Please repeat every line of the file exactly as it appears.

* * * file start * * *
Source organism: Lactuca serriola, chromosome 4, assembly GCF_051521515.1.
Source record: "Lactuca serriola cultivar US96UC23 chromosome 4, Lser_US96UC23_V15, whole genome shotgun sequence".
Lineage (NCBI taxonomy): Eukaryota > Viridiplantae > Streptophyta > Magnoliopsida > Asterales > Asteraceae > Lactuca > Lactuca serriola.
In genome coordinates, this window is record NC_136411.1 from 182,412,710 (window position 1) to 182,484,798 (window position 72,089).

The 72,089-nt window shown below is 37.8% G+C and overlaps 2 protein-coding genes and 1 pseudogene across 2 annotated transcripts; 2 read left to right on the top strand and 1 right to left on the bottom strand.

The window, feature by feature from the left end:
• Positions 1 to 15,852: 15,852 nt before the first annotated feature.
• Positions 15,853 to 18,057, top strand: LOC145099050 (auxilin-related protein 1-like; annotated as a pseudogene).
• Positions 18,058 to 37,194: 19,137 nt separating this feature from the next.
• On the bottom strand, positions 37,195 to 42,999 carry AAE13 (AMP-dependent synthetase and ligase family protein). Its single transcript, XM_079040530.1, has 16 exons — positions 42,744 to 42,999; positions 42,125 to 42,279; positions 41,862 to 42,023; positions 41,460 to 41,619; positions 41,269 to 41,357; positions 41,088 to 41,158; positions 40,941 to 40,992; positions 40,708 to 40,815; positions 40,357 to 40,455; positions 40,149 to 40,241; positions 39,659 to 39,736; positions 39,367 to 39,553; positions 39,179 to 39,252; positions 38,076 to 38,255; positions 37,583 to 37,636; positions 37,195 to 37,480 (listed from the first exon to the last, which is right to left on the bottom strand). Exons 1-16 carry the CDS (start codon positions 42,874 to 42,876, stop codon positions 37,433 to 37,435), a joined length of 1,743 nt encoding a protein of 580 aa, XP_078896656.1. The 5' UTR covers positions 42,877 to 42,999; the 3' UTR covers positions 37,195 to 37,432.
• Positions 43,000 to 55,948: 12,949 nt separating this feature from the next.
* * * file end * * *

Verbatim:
Source organism: Lactuca serriola, chromosome 4, assembly GCF_051521515.1.
Source record: "Lactuca serriola cultivar US96UC23 chromosome 4, Lser_US96UC23_V15, whole genome shotgun sequence".
Lineage (NCBI taxonomy): Eukaryota > Viridiplantae > Streptophyta > Magnoliopsida > Asterales > Asteraceae > Lactuca > Lactuca serriola.
In genome coordinates, this window is record NC_136411.1 from 182,412,710 (window position 1) to 182,484,798 (window position 72,089).

The 72,089-nt window shown below is 37.8% G+C and overlaps 2 protein-coding genes and 1 pseudogene across 2 annotated transcripts; 2 read left to right on the top strand and 1 right to left on the bottom strand.

The window, feature by feature from the left end:
• Positions 1 to 15,852: 15,852 nt before the first annotated feature.
• Positions 15,853 to 18,057, top strand: LOC145099050 (auxilin-related protein 1-like; annotated as a pseudogene).
• Positions 18,058 to 37,194: 19,137 nt separating this feature from the next.
• On the bottom strand, positions 37,195 to 42,999 carry AAE13 (AMP-dependent synthetase and ligase family protein). Its single transcript, XM_079040530.1, has 16 exons — positions 42,744 to 42,999; positions 42,125 to 42,279; positions 41,862 to 42,023; positions 41,460 to 41,619; positions 41,269 to 41,357; positions 41,088 to 41,158; positions 40,941 to 40,992; positions 40,708 to 40,815; positions 40,357 to 40,455; positions 40,149 to 40,241; positions 39,659 to 39,736; positions 39,367 to 39,553; positions 39,179 to 39,252; positions 38,076 to 38,255; positions 37,583 to 37,636; positions 37,195 to 37,480 (listed from the first exon to the last, which is right to left on the bottom strand). Exons 1-16 carry the CDS (start codon positions 42,874 to 42,876, stop codon positions 37,433 to 37,435), a joined length of 1,743 nt encoding a protein of 580 aa, XP_078896656.1. The 5' UTR covers positions 42,877 to 42,999; the 3' UTR covers positions 37,195 to 37,432.
• Positions 43,000 to 55,948: 12,949 nt separating this feature from the next.